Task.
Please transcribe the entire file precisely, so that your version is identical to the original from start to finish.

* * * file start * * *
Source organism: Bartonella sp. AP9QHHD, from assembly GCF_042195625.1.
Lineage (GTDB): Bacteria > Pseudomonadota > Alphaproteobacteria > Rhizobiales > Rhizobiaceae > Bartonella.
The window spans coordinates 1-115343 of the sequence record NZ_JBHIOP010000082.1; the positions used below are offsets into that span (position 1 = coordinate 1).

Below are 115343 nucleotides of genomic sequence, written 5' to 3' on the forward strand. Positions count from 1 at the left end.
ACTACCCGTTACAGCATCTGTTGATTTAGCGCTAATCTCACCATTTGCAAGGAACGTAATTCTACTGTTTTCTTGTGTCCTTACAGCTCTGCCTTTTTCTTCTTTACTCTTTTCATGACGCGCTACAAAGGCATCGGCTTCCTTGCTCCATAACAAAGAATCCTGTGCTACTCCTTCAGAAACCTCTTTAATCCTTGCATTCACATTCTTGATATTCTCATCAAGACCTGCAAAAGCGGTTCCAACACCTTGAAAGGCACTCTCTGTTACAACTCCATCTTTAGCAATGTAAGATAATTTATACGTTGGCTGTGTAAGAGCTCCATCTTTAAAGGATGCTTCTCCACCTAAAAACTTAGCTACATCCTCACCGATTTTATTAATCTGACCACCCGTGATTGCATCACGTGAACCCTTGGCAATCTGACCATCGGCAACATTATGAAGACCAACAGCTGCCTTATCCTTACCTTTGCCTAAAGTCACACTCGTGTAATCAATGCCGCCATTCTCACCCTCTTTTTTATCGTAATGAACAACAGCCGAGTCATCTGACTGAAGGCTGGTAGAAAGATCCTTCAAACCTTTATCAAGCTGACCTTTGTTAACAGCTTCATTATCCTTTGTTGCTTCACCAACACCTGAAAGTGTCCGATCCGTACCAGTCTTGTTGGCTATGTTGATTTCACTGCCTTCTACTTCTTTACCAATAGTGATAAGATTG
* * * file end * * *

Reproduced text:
Source organism: Bartonella sp. AP9QHHD, from assembly GCF_042195625.1.
Lineage (GTDB): Bacteria > Pseudomonadota > Alphaproteobacteria > Rhizobiales > Rhizobiaceae > Bartonella.
The window spans coordinates 1-115343 of the sequence record NZ_JBHIOP010000082.1; the positions used below are offsets into that span (position 1 = coordinate 1).

Below are 115343 nucleotides of genomic sequence, written 5' to 3' on the forward strand. Positions count from 1 at the left end.
ACTACCCGTTACAGCATCTGTTGATTTAGCGCTAATCTCACCATTTGCAAGGAACGTAATTCTACTGTTTTCTTGTGTCCTTACAGCTCTGCCTTTTTCTTCTTTACTCTTTTCATGACGCGCTACAAAGGCATCGGCTTCCTTGCTCCATAACAAAGAATCCTGTGCTACTCCTTCAGAAACCTCTTTAATCCTTGCATTCACATTCTTGATATTCTCATCAAGACCTGCAAAAGCGGTTCCAACACCTTGAAAGGCACTCTCTGTTACAACTCCATCTTTAGCAATGTAAGATAATTTATACGTTGGCTGTGTAAGAGCTCCATCTTTAAAGGATGCTTCTCCACCTAAAAACTTAGCTACATCCTCACCGATTTTATTAATCTGACCACCCGTGATTGCATCACGTGAACCCTTGGCAATCTGACCATCGGCAACATTATGAAGACCAACAGCTGCCTTATCCTTACCTTTGCCTAAAGTCACACTCGTGTAATCAATGCCGCCATTCTCACCCTCTTTTTTATCGTAATGAACAACAGCCGAGTCATCTGACTGAAGGCTGGTAGAAAGATCCTTCAAACCTTTATCAAGCTGACCTTTGTTAACAGCTTCATTATCCTTTGTTGCTTCACCAACACCTGAAAGTGTCCGATCCGTACCAGTCTTGTTGGCTATGTTGATTTCACTGCCTTCTACTTCTTTACCAATAGTGATAAGATTG